The first sign that Danish design company Vipp’s new Manhattan showroom, officially opening in May, is not like its downtown competitors is Cooper, a copper-colored golden retriever with a forehead as wide as a pillow and paws the size of small cakes. He greets guests in a deferential bow as they emerge from an elevator through a black steel portal and into a daylit loft.
The showroom is also the home of Vipp co-owner and concept director Sofie Christensen Egelund, 43; her husband, Frank, 50, who is Vipp’s vice president; and the two children they have together. The family lives amid a playful and, at turns, darkly surrealist contemporary art collection, minimalist furniture, vintage chairs and an array of Vipp pieces, from the brand’s modular kitchen to several versions of its pedal trash can, originally designed in 1939 by Sofie’s grandfather and Vipp’s founder, Holger Nielsen.
Located on the fifth floor of a six-story 1883 building, the newly renovated dual-purpose space is an experiment. The Christensen Egelunds are betting that architects, interior designers and potential clients will be drawn to the intimacy and vulnerability of their gesture—the invitation to step into their home, complete with kids doing homework and Cooper underfoot—and that it will immerse them in a story about how one could live, because it’s how they live. The Christensen Egelunds’ hope is that seeing Vipp in situ will lead to sales, of course, but also discussions about architectural choices and the formation of lasting relationships. “It’s a different conversation than had we just been a storefront. Hopefully that leaves a stronger footprint,” says Sofie.
Vipp, the 82-year-old design brand, was founded in the small Danish town of Randers, when Holger Nielsen, a metalsmith, fashioned a streamlined pedal waste bin for his wife Marie’s hair salon. He named it “Vipp,” after the Danish word vippe, or tip, referencing the lid’s swish. Soon Nielsen had requests for the bins from the wives of dentists and doctors who frequented the salon, and he ramped up production. The bin became a fixture in Danish professional offices for the next 50 years.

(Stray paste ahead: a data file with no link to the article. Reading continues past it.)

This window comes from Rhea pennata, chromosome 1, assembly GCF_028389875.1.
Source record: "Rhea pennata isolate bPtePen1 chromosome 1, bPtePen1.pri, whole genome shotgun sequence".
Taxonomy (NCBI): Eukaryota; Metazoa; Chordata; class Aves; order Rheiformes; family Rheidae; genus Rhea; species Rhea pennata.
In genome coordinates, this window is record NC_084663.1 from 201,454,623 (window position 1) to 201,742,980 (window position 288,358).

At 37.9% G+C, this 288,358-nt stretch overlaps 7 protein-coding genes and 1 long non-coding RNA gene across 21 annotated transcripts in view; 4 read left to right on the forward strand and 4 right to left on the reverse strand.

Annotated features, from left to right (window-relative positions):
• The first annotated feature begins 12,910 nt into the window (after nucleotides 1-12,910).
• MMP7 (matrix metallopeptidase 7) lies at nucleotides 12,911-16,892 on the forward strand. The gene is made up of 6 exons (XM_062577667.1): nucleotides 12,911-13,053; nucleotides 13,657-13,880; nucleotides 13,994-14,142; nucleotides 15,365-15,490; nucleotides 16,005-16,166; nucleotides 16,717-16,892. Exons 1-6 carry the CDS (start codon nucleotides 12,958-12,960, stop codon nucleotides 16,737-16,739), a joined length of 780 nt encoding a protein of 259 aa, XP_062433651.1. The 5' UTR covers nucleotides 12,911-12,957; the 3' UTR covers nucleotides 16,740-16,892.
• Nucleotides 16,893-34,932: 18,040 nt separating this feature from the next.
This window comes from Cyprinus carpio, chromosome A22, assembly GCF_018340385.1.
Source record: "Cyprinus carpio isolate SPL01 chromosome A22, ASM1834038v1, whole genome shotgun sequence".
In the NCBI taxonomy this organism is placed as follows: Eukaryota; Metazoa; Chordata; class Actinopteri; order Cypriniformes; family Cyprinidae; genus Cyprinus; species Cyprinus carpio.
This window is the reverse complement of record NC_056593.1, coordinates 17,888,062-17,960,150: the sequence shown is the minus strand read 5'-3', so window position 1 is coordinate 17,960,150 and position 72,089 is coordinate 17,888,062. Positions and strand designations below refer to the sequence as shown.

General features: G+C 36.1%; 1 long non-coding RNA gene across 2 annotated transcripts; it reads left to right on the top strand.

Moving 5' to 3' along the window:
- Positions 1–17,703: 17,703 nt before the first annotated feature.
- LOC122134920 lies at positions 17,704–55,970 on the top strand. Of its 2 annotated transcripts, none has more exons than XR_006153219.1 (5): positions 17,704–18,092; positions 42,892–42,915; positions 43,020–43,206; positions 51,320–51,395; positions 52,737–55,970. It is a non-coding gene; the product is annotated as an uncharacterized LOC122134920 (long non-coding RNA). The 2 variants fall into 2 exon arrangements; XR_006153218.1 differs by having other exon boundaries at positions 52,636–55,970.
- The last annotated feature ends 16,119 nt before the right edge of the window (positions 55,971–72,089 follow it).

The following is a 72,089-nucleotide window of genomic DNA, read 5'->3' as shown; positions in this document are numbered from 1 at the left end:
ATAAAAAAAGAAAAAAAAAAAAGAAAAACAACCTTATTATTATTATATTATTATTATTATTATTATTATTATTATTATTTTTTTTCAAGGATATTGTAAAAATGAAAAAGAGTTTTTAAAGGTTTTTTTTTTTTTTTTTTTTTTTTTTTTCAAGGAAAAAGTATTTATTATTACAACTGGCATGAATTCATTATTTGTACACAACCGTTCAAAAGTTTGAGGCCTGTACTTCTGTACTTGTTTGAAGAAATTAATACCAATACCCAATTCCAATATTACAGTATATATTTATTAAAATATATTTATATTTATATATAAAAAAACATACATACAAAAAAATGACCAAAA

After Nielsen’s death in 1992, his youngest daughter Jette Egelund, a social worker, took over the business, wanting to preserve her father’s legacy. She grew the business in a way her father never wanted to and launched the bin into the commercial market. In 2009 it was accepted into the permanent collection of the Museum of Modern Art. Today, Jette remains an owner of Vipp, sharing the company with her children. Her son, Sofie’s brother, Kasper, is CEO. In 2011, they opened the first Vipp concept store in Copenhagen. The product line has expanded to include lighting, furniture and accessories, led by chief designer Morten Bo Jensen.
For Vipp’s newest showcase in Tribeca, Sofie and Frank elicited help from Lebanese architect Raëd Abillama. They gutted the 3,800-square-foot apartment in a former lace factory, opening the previously boxed-in floor plan to take advantage of the 13-foot ceilings and walls of windows lining the northern, southern and eastern elevations. The trio restored and highlighted the building’s historic structure whenever possible, choosing not to replace many of the windows, exposing wood ceiling beams in the southern half of the apartment and painting existing brick walls. The three bedrooms and two and a half baths are purposefully small, allowing the gathering spaces to take precedence.
Exiting the elevator and arriving in the kitchen, where windows face Tribeca’s classic cast iron facades, visitors can see to the other end of the apartment and the living room’s northern view of Canal Street. This orientation, bracketed in daylight, is one of the renovation’s best reveals. A gallery and recessed office sit between the kitchen and living room. A spare, large-scale wood sculpture, titled 9’ x 9’ x 9’, by artist and architect Lawrence Kenny anchors the transitional space—a 40th-birthday present from Frank to Sofie. (It remained in a box until they had room to install it.) Walking through the cube feels slightly transgressive, but Sofie and Frank do so freely.
The office features a Vipp table custom-made with travertine slabs, providing a place to meet with clients. Upholstered millwork walls surrounding the table conceal two workstations and help buffer sound. (The gray panels also hide a Murphy bed that the couple discovered they can no longer use, trapped as it is by the immovable travertine table.) A glass-and-steel partition, built in Beirut, separates the master bedroom from the gallery while allowing daylight to permeate the otherwise windowless portion of the apartment.